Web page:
A Rare Day

The maid and the nanny both called in sick this morning. A sentence I never thought I would write, let alone say out loud. It did, however, mean that I got to spend a rare day with The Boy.


An afternoon stroll.

Rare, not because I never have time with him – quite the opposite, I spend the whole time at work desperate to get home to play, and we are together for the majority of every weekend. No, today was rare because it was a weekday, we were on our own at home, and there were chores to be done.

I work as a full-time teacher at an international school, where the maternity leave is a mere six weeks long and a part-time job is not an option. Financially I must work, for my sanity I must work, but I still long to be able to spend at least half my week being a stay at home mum. My mother did forewarn me that parenthood would be a balancing act and that guilt would become the norm, and it continues to be a tough adjustment to make. Even when I am lucky enough to be in a position where my son is cared for by an amazing nanny, and that I rarely have to iron a shirt or empty a bin.

On an average day I spend from 5am (ish….) to 7am getting The Boy, The Husband, The Cats and myself ready for the day. This involves making bottles with one hand and putting mascara on with the other whilst blowing raspberries and eating a bagel. The nanny arrives, we go to work. Approximately eight hours later I attempt to rush home through treacle-like Bangkok traffic to spend the last two or so hours playing with The Boy before bedtime.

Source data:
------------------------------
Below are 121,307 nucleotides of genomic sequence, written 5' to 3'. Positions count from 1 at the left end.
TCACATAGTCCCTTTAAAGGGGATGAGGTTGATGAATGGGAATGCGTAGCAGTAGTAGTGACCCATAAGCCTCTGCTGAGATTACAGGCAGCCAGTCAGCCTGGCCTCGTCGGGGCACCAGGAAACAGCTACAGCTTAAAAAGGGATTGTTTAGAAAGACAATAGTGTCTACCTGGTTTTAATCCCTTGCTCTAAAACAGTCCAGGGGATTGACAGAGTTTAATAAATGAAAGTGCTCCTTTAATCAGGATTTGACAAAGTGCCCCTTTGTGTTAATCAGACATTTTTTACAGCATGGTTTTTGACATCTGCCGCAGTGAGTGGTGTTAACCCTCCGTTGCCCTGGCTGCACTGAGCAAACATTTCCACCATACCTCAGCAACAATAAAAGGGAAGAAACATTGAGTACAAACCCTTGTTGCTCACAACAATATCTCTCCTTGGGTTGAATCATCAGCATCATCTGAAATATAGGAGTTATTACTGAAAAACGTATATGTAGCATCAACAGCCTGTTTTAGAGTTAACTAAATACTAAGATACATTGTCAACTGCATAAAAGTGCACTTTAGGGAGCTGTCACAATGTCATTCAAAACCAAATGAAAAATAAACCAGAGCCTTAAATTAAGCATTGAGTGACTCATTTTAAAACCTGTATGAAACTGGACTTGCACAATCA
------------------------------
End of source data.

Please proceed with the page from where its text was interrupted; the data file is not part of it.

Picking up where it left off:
So today was a taste of the lifestyle that I long for. My Boy and I played lots of games; we took a walk to the supermarket (albeit on a pot-holed pavement alongside a smoggy three-lane highway. Thanks, Bangkok); we had breakfast and lunch together; we watched Charlie and Lola; I watched him try to crawl and land on his nose; I kissed him and made it better; I put him down and woke him from naps; in short, I had a perfectly normal day of parenthood. Oh, and I did the chores – three loads of laundry, the ironing, the mopping of floors and the changing of sheets. The mundanity of it was marvellous.

Perhaps the idea I have of being able to enjoy work and still feel like I am investing enough time into my child is both fantastical and impossible, but I hope that one day I will be in a position to at least try. However hard it is to give up coming home to a sparkling kitchen floor and underwear that is ironed and colour-coded.